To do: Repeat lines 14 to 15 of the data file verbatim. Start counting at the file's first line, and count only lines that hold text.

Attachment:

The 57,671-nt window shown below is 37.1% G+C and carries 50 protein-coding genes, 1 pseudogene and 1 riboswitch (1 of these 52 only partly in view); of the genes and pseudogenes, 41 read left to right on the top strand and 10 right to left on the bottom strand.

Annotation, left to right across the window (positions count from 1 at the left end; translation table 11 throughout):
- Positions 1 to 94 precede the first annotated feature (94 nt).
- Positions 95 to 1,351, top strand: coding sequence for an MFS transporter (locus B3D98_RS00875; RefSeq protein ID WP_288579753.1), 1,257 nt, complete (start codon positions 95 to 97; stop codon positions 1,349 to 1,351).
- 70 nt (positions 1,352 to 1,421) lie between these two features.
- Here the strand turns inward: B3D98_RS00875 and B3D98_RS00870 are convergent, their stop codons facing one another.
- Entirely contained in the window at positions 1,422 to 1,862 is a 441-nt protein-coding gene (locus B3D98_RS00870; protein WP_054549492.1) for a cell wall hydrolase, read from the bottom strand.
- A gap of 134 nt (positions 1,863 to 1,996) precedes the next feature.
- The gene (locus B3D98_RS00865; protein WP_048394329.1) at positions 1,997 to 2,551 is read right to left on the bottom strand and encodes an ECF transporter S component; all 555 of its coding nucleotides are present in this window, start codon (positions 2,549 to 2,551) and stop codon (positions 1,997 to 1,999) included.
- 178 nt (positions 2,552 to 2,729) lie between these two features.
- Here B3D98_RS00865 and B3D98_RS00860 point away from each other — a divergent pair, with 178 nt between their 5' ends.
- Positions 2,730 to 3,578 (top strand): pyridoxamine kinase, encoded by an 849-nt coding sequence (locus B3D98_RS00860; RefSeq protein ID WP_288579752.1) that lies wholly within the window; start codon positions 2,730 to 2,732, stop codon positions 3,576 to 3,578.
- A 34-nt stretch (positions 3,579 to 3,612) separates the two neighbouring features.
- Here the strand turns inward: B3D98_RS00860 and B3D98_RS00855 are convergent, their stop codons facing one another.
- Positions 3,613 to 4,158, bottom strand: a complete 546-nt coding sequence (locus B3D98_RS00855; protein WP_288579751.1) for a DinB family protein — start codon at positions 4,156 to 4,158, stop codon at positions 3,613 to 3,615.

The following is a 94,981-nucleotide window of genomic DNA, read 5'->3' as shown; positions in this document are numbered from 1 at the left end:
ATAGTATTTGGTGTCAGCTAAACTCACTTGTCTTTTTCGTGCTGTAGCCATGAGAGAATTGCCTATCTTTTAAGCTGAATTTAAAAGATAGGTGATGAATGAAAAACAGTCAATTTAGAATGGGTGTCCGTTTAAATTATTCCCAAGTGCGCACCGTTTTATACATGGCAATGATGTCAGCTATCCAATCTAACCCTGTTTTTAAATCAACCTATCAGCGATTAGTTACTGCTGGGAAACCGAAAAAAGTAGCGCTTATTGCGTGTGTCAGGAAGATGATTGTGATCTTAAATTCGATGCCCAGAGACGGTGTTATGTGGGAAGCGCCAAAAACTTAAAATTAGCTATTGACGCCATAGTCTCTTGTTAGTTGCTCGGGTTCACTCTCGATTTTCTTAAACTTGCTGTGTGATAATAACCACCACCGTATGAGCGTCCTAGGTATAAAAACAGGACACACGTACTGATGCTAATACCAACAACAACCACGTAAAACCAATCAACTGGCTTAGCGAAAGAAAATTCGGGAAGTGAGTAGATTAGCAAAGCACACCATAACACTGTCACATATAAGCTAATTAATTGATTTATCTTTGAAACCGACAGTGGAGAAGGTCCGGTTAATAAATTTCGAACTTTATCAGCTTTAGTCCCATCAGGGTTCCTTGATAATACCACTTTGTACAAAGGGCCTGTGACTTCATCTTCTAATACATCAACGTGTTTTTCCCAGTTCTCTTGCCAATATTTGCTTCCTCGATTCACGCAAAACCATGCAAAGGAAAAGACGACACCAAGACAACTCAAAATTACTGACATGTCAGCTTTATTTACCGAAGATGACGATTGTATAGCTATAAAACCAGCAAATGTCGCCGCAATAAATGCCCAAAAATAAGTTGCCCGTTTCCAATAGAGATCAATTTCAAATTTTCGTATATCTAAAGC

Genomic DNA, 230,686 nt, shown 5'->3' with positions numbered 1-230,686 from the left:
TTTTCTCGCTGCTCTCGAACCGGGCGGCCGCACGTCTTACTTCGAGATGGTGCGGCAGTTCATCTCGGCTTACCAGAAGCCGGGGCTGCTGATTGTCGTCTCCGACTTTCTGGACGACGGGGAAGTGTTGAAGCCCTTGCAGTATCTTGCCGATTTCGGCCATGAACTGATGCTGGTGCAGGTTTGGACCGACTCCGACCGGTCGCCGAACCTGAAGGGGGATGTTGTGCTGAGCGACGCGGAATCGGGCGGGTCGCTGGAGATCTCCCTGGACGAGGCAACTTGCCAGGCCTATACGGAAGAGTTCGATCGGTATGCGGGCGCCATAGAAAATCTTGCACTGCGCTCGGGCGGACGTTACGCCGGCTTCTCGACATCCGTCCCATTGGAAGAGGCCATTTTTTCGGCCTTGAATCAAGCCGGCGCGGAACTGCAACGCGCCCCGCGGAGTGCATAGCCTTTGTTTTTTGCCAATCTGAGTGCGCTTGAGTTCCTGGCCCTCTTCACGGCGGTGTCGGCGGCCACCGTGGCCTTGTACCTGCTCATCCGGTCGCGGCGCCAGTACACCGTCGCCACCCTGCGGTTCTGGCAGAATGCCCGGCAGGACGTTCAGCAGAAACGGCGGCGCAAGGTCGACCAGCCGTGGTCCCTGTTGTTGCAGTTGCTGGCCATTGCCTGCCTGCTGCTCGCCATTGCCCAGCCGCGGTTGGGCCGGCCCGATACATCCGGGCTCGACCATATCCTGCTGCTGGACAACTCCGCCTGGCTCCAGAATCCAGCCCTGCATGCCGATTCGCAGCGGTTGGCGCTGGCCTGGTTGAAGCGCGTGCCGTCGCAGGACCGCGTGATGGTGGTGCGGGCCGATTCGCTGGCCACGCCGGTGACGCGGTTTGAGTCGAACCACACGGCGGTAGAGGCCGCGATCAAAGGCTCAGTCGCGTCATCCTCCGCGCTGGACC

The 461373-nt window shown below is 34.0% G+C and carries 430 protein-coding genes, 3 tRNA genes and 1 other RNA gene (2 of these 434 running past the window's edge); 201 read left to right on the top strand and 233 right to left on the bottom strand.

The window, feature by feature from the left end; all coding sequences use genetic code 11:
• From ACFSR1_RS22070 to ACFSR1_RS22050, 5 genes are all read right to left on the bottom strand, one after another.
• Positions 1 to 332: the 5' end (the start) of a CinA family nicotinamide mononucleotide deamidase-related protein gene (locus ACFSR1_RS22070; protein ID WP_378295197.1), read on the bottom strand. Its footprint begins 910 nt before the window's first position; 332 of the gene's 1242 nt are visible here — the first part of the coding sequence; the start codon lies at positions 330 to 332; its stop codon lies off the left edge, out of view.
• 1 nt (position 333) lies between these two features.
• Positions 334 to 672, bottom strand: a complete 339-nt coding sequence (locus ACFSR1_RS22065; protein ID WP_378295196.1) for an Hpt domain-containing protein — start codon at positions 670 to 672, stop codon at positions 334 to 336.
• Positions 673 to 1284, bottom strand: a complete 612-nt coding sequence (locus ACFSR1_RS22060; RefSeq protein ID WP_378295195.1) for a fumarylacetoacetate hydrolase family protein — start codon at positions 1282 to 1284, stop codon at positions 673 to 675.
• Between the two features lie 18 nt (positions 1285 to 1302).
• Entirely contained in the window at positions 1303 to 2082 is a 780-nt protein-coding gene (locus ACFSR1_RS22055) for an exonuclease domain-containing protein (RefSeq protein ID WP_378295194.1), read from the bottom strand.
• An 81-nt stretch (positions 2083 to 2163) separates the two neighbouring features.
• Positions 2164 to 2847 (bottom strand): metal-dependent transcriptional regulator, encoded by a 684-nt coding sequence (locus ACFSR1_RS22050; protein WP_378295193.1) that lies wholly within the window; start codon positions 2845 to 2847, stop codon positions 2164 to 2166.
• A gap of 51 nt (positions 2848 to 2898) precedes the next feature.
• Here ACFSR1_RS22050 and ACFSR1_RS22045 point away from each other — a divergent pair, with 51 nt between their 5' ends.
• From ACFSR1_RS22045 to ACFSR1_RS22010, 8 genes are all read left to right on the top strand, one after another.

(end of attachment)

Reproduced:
- Here the strand turns inward: B3D98_RS00860 and B3D98_RS00855 are convergent, their stop codons facing one another.
- Positions 3,613 to 4,158, bottom strand: a complete 546-nt coding sequence (locus B3D98_RS00855; protein WP_288579751.1) for a DinB family protein — start codon at positions 4,156 to 4,158, stop codon at positions 3,613 to 3,615.